West Fargo inventor Ernie Brookins has produced a hydraulic transmission that can power vehicles without the engine running full time.

Now he's looking for investors willing to fund full-scale production of his prototype.

Brookins believes his invention could potentially save drivers 50 percent in fuel costs.

Here's how it works:

Brookins' hybrid drive system captures, compresses, and stores "wasted" drive-train energy produced when a vehicle's engine is running.

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The compressed air pushes hydraulic fluid through a piston-driven torque converter capable of propelling a vehicle at highway speeds without the engine running, he says.

Once fully developed, an embedded computer system will automatically switch the vehicle's power source back and forth from engine to hybrid drive transmission. "The engine will have to run about 50 percent of the time," Brookins said.

"Other hybrids today can't drive with the engine turned off," he said.

A recent dynamometer test showed a prototype mounted on a Ford Explorer SportTrac SUV capable of reaching 60 mph road speeds, he said.

"If we went out on the road, I could maintain 60 miles per hour with the engine turned off," Brookins said.

"We can put it on anything. This is designed for a grain truck hauling 40,000 pounds," he said, while displaying a similar prototype in his West Fargo shop.

"We're going to target vehicles using millions of gallons of gas."

Likely targets are school buses, delivery trucks, semis, postal vehicles, even train locomotives: "Anything that uses gas or diesel (fuel) for power," Brookins said.

The invention can "make an immediate impact on the fuel crisis."

Brookins, who has been working on the project for four years, readily invites visitors to take a ride in the SportTrac prototype.

"We're going to drive away without starting the engine," he said.

Brookins clicks a couple of toggle switches and away we go.

A set of gauges show how much stored energy is being used. When it's nearly depleted, Brookins restarts the engine, continues driving and once again stores compressed air.

Curtis Reule, a research engineer with Fargo-based Packet Digital LLC, is developing the embedded system that will eventually automate the system.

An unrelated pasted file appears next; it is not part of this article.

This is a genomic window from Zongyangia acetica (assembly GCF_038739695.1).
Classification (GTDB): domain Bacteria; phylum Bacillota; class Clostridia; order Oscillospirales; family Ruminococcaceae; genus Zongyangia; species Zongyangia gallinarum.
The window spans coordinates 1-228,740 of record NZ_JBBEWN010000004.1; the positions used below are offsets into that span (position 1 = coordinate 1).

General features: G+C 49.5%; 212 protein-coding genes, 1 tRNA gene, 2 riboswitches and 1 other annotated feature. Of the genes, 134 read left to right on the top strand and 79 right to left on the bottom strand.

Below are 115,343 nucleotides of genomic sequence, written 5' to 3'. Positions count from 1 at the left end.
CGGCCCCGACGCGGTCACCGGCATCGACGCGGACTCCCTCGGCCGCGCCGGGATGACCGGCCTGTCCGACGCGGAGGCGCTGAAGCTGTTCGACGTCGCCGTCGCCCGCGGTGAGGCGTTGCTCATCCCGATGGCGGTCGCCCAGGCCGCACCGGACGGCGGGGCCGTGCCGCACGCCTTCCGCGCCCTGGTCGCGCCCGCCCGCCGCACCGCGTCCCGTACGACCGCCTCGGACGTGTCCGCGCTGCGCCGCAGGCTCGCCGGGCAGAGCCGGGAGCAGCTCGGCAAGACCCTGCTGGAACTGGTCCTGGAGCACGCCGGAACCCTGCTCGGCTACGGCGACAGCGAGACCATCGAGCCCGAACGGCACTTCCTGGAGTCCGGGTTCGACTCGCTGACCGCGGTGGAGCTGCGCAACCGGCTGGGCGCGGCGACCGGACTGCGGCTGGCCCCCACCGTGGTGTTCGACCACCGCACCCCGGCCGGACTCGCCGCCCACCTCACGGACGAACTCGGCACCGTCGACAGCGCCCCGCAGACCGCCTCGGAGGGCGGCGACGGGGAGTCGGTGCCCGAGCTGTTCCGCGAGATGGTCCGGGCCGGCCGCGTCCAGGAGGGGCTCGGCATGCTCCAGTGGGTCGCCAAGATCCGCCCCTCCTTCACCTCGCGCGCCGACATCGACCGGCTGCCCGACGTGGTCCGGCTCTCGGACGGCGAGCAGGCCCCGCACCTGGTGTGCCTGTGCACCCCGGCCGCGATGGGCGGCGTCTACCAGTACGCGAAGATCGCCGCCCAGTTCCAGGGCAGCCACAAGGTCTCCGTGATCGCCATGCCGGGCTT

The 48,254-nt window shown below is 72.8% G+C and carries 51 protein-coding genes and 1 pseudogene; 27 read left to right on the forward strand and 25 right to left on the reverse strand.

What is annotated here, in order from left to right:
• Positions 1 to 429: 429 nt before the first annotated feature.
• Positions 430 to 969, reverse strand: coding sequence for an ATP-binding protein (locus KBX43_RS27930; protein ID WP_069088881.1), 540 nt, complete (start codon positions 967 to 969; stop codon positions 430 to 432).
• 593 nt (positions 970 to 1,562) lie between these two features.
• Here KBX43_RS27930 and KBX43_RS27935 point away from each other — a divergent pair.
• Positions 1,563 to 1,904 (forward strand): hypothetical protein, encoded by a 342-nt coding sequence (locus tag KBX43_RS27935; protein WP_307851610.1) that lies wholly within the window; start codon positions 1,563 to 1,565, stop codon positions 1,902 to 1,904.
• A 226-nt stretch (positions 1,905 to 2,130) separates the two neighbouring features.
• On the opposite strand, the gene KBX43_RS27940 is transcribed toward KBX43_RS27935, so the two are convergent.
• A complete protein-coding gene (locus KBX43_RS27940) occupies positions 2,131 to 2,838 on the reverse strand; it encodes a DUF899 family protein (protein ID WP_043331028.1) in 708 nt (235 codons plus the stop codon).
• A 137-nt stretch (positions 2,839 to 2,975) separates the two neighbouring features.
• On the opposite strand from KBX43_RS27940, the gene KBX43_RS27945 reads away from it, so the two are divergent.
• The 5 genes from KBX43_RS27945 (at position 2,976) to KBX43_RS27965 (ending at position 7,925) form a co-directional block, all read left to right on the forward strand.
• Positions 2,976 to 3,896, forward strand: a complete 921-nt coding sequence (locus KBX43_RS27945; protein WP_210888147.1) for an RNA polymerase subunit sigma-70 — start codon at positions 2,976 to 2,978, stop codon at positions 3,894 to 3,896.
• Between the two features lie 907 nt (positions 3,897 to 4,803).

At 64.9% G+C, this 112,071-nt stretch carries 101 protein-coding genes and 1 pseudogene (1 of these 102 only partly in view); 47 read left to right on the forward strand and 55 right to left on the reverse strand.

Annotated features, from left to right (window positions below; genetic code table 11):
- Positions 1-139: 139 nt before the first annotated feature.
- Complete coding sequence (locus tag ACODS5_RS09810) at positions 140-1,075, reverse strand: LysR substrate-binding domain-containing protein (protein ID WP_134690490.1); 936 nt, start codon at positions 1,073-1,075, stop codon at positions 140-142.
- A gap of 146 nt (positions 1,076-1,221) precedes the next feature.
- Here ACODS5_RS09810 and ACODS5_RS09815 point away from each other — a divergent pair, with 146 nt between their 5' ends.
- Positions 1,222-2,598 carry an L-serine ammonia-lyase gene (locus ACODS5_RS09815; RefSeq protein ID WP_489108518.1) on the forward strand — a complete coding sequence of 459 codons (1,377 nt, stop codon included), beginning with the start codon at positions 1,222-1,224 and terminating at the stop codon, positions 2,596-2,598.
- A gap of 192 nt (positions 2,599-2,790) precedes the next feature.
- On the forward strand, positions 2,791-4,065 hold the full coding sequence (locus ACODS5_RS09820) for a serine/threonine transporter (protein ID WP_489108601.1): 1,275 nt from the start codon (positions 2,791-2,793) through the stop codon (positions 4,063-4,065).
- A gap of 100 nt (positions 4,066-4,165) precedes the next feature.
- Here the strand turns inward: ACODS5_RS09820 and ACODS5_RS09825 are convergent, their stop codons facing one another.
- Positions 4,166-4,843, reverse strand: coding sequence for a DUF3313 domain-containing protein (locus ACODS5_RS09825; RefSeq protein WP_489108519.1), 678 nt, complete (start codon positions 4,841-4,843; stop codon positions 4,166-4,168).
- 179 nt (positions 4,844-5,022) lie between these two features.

"We're going to interface all that stuff so you don't have to push buttons and switches," he said.

"You're looking at greater than 50 percent fuel savings. This is something that a lot of people are going to want," Reule said. "Anytime you brake, it's going to recapture lost energy. With a regular car, that goes out the exhaust pipe into waste."

Brookins said the invention can be available for commercial markets within six months of having investors and other funding sources that can provide the $250,000 needed to mass produce it.

"Basically, right now it's a dead project until we can get financing," he said.

To date he has received half of a $26,000 North Dakota Agricultural Products Utilization Commission grant and he has financed the remainder out of pocket.

"The guy is like a genius. What he is doing is pretty amazing," said Roger Johnson, North Dakota agriculture commissioner.

"It does seem to me like it's sort of a breakthrough invention," Johnson said. "His challenge is breaking into the industry. It's going to take a fair amount of capital. He needs someone to partner up and put some money into this."

Brookins said he can produce 10 to 15 units a day with three full-time employees.

He would eventually consider selling the business to any U.S. company that could produce 100,000 units per year.

"Then we could make an impact on the fuel crisis," he said. "The market is 1 million per year."

Brookins and his wife, Gail, have spent 45 years in the transmission business. He is known locally as a former race car driver and combine demolition derby promoter.

Brookins moved to Fargo from northern California in 1967 and opened A-Transmission City, with shops in Fargo and Grand Forks, N.D.

"We got out of that in the 1980s to go racing," he said.

Readers can reach Forum Business Editor Craig McEwen at (701) 241-5502